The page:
As a Southerner, I have a vicious fear of pressure cookers that was instilled in my terrified heart at a very early age. My grandmother used a pressure cooker for canning and from the time I was a mere toddler my mother and grandmother admonished me not to go near the pressure cooker. Legendary tales of woe abounded detailing violent explosions, flying aluminum lids of death, and green bean shrapnel sprayed in horror across the ceiling. I shudder when I remember the fierce dragon’s hiss of steam. 

The extreme popularity of the Instapot, essentially a shiny, fancy, and most importantly, not-dangerous-sounding pressure cooker has exploded in the past few years a completely different way — with hundreds of cook books, thousands of Instapot recipes on the internet, and a myriad of fans forming Facebook Instapot groups. The perky, quirky name implies immediate satisfaction. 

When preparing this chili in an instapot, combine the ingredients in the insert. Lock the lid in place and set your Instant Pot to cook on the Beans for 30 minutes. When 30 minutes is up let the pressure come down naturally, which takes about 20 minutes. When the pressure is down, remove the lid, tilting it away from you.

Old School

Dried beans can last on a shelf for years. And, the older they are, the longer they may take to cook. Also, I suggest you presoak the beans overnight before cooking the chili. Yep, and if I am cooking beans in a pot on the stove, I usually forget to soak them overnight. So, I resort to the quick hour method of bringing the water and dried beans to a boil, then setting them aside for an hour or so before starting the process of actually making the dish. Depending on the age of the beans this can still take several hours to cook.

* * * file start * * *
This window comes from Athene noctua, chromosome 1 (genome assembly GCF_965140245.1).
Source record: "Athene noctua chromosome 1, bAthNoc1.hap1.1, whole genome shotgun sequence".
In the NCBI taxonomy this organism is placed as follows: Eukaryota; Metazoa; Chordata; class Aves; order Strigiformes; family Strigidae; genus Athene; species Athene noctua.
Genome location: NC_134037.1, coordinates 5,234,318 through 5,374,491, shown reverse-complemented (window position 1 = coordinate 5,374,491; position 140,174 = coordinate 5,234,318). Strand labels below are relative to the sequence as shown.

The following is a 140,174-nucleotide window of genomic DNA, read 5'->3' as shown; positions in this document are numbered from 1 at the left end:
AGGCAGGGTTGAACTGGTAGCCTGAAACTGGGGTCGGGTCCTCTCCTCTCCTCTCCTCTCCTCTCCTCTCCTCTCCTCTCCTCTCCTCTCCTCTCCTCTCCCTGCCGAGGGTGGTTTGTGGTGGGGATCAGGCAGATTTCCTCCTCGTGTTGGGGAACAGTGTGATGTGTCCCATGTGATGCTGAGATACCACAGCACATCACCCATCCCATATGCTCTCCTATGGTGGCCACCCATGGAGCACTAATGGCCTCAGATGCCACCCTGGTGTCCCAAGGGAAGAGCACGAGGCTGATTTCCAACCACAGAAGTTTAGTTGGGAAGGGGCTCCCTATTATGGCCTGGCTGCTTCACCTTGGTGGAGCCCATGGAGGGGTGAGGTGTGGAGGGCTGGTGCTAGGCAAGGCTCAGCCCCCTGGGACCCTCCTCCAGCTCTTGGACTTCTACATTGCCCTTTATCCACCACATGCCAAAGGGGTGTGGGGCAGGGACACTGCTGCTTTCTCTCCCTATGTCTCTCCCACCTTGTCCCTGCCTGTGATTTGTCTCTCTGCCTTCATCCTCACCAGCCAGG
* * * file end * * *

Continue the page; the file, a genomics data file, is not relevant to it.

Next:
Want to do this old school? Follow the same process in a large heavy duty pot up to the point when you add the water. After adding the water, bring to a boil, then reduce the heat to simmer. Cook uncovered, stirring occasionally, until the chili thickens, the flavors develop, and the beans are tender, 1 to 2 hours, depending on age of the beans.

Slow Cooker

Feel the need to use the tried and true slow cooker? Heat the oil in a large skillet until shimmering. Add the peppers and onions and season with salt and pepper. Cook, stirring, until the onions are soft and translucent, 3 to 5 minutes. Add the garlic and cook until fragrant, about 45 seconds. Add the cornmeal and turkey.  Stir to combine. (The mixture will be quite thick.) Transfer the mixture to the insert of a slow cooker. Add the beans, spices, tomato, and water. (There’s no need to pre-soak the beans.) Cover and cook until turkey is tender, 4 to 5 hours on low.

Making a batch of chili and enjoying it on the weekend with friends and family is an easy and delicious way to entertain whatever cooking method you use! I put out bowls of sour cream or yogurt, grated cheese, scallions, and a bottle of hot sauce. That, and a crispy bag of tortilla chips and you are good to go.  

Bon Appétit, Y’all! 

Virginia Willis

PS For more winter weather dishes check out my posts on Braising Basics and Cream of Anything Soup – you can even omit the cream! Or, do you need more gravy in your life? Scoot on over to Food Network for my Smothered and Covered Chicken and Gravy. 😉

chili on www.virginiawillis.com

Instapot Turkey and Black Bean Chili

Serves 8 to 10
Prep Time15 mins
Cook Time30 mins
steam release20 mins
Course: Main Course, Soup
Cuisine: American, southwestern
Keyword: chili, dried beans, instapot
Servings: 10

Ingredients

  • 1 tablespoon canola oil
  • 4 poblano peppers, seeded and chopped
  • 2 onions, chopped